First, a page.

EE 412_Part1.pdf - Engr John Kenneth T Sinson Instructor Generator MECHANICAL ENERGY Coupling Field ELECTRICAL ENERGY Motor ELECTRO-MECHANICAL

# EE 412_Part1.pdf - Engr John Kenneth T Sinson Instructor...

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Engr. John Kenneth T. Sinson Instructor
MECHANICAL ENERGY ELECTRICAL ENERGY Generator Motor Coupling Field ELECTRO-MECHANICAL CONVERSION
Coupling Field ELECTRIC FIELD MAGNETIC FIELD
Magnetic Field Properties of Magnetic Line of Force It forms a closed loop, and doesn’t cross the path of other lines of force. Conventional direction is from North to South It is an elastic force. It travels the path of least reluctance.
1) Current produces magnetic field around a conductor (Hans Oersted, 1820) Right Hand Curl Rule
Ampere Circuital Law (Andre Ampere, 1823) ? ∙ ?𝑳 = ? Where: H-magnetic field intensity (A/m) dL-differential length of conductor I-magnitude of current
2) Steady magnetic field can’t produce current on a steady conductor . (Michael Faraday,1831) 3) Steady magnetic field can produce current on a moving conductor AND Changing Magnetic Field can produce a current on a steady conductor . (Michael Faraday,1831)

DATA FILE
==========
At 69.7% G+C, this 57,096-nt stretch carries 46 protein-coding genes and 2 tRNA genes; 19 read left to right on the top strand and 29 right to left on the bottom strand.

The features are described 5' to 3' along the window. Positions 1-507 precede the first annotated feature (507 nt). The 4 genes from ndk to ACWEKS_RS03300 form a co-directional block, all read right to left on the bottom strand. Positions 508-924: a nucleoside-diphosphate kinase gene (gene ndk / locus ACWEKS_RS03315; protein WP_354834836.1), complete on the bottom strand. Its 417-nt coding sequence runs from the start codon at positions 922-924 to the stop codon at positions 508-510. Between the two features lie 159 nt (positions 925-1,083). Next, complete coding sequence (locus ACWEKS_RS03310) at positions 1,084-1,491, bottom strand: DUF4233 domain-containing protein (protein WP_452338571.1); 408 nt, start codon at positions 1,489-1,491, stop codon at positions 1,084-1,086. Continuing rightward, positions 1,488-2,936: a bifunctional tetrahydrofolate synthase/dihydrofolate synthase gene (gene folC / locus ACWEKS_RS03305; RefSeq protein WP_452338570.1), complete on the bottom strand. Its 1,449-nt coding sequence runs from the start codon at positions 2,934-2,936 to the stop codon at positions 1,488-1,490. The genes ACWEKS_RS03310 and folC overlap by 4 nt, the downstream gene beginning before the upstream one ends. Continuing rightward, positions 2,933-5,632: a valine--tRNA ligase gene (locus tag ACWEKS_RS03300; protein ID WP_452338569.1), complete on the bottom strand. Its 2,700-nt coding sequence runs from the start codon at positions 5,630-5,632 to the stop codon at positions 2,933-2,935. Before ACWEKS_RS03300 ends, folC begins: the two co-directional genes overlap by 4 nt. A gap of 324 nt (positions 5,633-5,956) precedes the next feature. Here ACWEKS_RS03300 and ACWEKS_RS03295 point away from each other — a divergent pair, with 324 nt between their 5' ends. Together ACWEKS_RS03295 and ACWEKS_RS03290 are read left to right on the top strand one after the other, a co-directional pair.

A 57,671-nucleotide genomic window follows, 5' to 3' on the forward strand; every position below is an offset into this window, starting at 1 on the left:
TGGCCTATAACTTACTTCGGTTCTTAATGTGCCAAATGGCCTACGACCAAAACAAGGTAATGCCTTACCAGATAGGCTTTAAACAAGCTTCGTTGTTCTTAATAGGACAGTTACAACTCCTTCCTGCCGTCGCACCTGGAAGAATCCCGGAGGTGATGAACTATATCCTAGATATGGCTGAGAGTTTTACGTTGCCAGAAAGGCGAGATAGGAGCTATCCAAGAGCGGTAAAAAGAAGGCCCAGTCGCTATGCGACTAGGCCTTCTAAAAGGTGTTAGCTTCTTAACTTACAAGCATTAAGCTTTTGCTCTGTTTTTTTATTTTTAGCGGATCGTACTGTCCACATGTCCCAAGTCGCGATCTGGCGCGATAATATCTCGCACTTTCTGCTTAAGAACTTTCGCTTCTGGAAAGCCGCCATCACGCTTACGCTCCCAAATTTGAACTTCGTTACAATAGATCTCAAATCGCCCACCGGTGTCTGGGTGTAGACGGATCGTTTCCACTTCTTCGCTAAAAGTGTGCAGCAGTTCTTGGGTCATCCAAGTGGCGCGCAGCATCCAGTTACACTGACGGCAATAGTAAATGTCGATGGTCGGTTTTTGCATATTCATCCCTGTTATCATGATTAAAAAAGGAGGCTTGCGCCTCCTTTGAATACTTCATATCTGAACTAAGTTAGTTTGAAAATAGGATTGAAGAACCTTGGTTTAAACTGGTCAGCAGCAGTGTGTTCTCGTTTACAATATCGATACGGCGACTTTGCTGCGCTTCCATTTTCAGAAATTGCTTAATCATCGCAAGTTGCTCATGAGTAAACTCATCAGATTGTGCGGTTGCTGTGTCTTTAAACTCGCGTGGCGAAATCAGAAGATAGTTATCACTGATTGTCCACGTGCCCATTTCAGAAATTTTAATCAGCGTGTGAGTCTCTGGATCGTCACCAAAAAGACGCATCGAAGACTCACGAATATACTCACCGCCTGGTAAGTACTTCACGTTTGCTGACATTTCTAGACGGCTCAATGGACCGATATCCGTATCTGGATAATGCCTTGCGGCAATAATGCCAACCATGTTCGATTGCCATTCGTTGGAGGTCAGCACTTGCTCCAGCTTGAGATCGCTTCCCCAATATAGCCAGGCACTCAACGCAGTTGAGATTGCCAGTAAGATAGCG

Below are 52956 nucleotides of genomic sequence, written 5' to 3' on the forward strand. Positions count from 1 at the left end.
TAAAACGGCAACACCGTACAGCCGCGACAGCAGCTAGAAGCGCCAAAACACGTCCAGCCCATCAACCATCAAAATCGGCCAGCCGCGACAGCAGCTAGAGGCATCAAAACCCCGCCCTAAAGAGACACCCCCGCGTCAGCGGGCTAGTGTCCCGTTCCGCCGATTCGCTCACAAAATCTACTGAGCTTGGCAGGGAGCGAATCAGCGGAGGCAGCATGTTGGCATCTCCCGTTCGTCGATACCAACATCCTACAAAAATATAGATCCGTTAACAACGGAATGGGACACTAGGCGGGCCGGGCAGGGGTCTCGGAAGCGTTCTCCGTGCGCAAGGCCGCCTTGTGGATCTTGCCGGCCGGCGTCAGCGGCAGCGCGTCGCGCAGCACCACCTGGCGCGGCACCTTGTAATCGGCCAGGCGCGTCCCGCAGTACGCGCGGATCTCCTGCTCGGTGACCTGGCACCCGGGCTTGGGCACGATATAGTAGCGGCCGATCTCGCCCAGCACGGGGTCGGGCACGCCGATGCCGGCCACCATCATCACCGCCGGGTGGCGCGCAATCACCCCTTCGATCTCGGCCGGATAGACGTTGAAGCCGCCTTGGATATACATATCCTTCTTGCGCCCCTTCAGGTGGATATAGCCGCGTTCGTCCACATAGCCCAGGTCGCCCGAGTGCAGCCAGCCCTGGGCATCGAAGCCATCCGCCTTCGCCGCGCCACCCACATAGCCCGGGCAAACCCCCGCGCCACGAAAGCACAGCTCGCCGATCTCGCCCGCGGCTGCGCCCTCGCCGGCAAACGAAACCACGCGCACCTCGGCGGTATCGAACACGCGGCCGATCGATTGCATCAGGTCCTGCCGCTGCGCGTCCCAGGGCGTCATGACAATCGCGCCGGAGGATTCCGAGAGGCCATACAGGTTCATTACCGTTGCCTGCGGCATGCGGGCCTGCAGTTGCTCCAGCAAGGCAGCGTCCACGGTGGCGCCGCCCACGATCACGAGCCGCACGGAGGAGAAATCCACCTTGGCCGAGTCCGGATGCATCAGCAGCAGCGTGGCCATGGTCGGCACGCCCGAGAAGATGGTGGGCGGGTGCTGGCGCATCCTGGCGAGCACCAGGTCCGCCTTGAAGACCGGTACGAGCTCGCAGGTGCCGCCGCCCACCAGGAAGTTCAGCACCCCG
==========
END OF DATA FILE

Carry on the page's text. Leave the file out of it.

Faraday’s Law of Induction States that the induced EMF is equal to the rate of change of flux linkages ? = −𝑵 ?∅ ?? Lenz’s Law
4) Magnetic Field and Current-carrying Conductors 𝐿?????𝑧 ? ????? ???𝑎?𝑖?? ? = ?? + ?(𝑩 ? 𝒗) *Assuming uniform distribution of magnetic line of force, and neglecting force due to electric field, ? = 𝐵𝐼𝐿 (𝑁?????) *F-force experienced by the conductor *I magnitude of current *B-magnetic field density (Tesla) *L-length of conductor
In one revolution of the armature, the flux cut by one conductor is given as: Time for one revolution ?∅ = ∅ ∗ 𝑷 ????𝐫 ?? = 𝟔? 𝑵 ???????
By virtue of Faraday’s Equation: The number of conductors connected in series in each parallel path is equal to Z/a ? = ?∅ ??

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• Spring '20
• Magnetic Field